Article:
Be careful with using any old tennis balls. As others have said, the fuzz can damage the enamel on dog's teeth. Also, the ball itself can come apart almost in half and your dog can swallow it down. I caught my dog just after she got one in half, and haven't given her one since. My friend's GSP had to have expensive surgery to remove a half-eaten tennis ball, no way could it pass naturally.

I've found the Kong airballs to be good, they're fuzzy too, but it's a shorter nap and not so damaging. There are good quality hard surface balls. Avoid anything made in China, their surface materials are often poisonous.
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Squ'mey

too old to eat- any more KD
 
 
Barked: Thu May 20, '10 5:36pm PST 
Mikey. Have you tried a Jolly Ball? They are big & sturdy & almost indestructible. People also use them for horses to play with & even the horse can't destroy it! They cost about 20$ and are about the size of a soccer ball with a handle to throw it. I'm planning on trying one out for Squ'mey because he too can destroy a tennis ball in about 2 minutes flat and shreds the shiny ones too.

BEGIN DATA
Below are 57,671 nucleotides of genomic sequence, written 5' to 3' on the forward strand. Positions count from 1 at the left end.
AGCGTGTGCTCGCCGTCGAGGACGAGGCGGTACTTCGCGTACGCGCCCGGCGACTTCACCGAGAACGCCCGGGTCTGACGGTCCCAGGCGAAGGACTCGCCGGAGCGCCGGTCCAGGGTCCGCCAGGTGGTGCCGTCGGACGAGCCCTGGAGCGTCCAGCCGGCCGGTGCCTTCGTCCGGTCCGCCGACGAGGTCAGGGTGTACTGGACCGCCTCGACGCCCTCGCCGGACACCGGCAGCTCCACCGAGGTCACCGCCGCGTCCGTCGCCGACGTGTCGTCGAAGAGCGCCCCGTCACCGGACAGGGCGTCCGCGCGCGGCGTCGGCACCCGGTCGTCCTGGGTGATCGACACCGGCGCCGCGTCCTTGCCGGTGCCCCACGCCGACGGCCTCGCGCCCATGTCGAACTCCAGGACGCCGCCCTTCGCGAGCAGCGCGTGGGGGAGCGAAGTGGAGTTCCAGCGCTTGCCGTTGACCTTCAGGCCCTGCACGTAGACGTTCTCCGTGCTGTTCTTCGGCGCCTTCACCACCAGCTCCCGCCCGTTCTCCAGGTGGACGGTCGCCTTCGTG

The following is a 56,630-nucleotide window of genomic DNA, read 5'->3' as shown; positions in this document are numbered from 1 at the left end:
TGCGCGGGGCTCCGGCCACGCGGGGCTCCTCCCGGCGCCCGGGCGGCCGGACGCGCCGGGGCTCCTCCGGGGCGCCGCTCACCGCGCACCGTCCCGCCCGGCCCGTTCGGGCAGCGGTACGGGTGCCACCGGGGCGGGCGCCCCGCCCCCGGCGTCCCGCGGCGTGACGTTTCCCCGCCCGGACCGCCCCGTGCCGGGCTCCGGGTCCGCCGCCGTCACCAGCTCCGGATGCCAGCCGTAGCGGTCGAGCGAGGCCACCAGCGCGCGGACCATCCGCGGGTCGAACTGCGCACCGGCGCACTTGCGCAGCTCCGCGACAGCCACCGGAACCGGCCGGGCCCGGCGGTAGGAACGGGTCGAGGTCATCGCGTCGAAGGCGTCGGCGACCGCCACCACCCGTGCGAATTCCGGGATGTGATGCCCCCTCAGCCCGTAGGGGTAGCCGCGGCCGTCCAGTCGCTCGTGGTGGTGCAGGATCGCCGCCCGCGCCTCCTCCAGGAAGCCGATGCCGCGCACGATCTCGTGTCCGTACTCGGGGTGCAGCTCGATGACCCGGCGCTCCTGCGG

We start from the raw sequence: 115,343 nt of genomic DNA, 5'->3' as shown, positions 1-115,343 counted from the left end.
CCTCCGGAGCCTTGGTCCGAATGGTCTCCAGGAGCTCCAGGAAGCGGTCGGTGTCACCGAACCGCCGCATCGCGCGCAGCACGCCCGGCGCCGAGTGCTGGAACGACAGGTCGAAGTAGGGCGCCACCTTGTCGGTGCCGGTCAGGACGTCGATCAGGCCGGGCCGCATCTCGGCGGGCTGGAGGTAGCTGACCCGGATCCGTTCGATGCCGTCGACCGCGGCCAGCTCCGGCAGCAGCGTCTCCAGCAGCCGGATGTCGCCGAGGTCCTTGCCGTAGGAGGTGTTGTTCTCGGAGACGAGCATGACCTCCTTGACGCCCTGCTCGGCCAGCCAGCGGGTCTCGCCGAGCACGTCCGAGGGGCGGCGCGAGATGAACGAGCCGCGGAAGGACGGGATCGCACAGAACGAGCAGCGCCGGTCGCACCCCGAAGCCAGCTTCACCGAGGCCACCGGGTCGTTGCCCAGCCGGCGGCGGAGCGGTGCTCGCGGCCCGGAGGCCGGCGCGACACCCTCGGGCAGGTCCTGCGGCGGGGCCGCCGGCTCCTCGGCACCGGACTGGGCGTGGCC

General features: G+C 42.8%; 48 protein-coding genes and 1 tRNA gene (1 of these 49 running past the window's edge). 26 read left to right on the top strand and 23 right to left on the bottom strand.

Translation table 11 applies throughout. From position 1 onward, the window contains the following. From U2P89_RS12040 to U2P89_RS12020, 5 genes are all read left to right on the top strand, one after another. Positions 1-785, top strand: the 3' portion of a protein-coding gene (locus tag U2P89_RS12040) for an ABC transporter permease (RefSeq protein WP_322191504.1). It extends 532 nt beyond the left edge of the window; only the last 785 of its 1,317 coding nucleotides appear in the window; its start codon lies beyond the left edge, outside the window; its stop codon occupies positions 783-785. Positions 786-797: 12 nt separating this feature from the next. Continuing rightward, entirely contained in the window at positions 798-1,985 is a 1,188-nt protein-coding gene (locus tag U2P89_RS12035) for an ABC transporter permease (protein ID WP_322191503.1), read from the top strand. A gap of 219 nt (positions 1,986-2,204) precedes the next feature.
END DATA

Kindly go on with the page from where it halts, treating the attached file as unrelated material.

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Ikan

976039
 
 
Barked: Thu May 20, '10 6:12pm PST 
Because of the chemicals in them, only let them play with tennis balls that are made for dogs. The ones made for playing tennis are not safe.
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Fable

Fubble luvs- peanut butter- bubbles
 
 
Barked: Thu May 20, '10 6:22pm PST 
Sorry, but I can't buy that a dog that can chew through raw bones from several species with ease can have issues with a tennis ball.

My Golden was 10 when he passed, got a new package of tennis balls every week literally his entire life (slight obsession...). His teeth were as white as a two year old's. My vet could never get over his beautiful teeth. Mind you, he ate 100% raw until the last year of his life.

And before anyone comments on his age at passing, he suffered for eight years from epilepsy, hypothyroidism, idiopathic alopecia, hip dysplasia and auto immune hemolitic anemia.

My point is that I've never seen any EVIDENCE that tennis balls destroy enamel. I need evidence before I take away my dog's fave toy.

My oldest girl, Lexus, has the worst teeth in my pack... and she wont chew on anything unless it comes from the freezer covered in meat. She's just got poor genetics.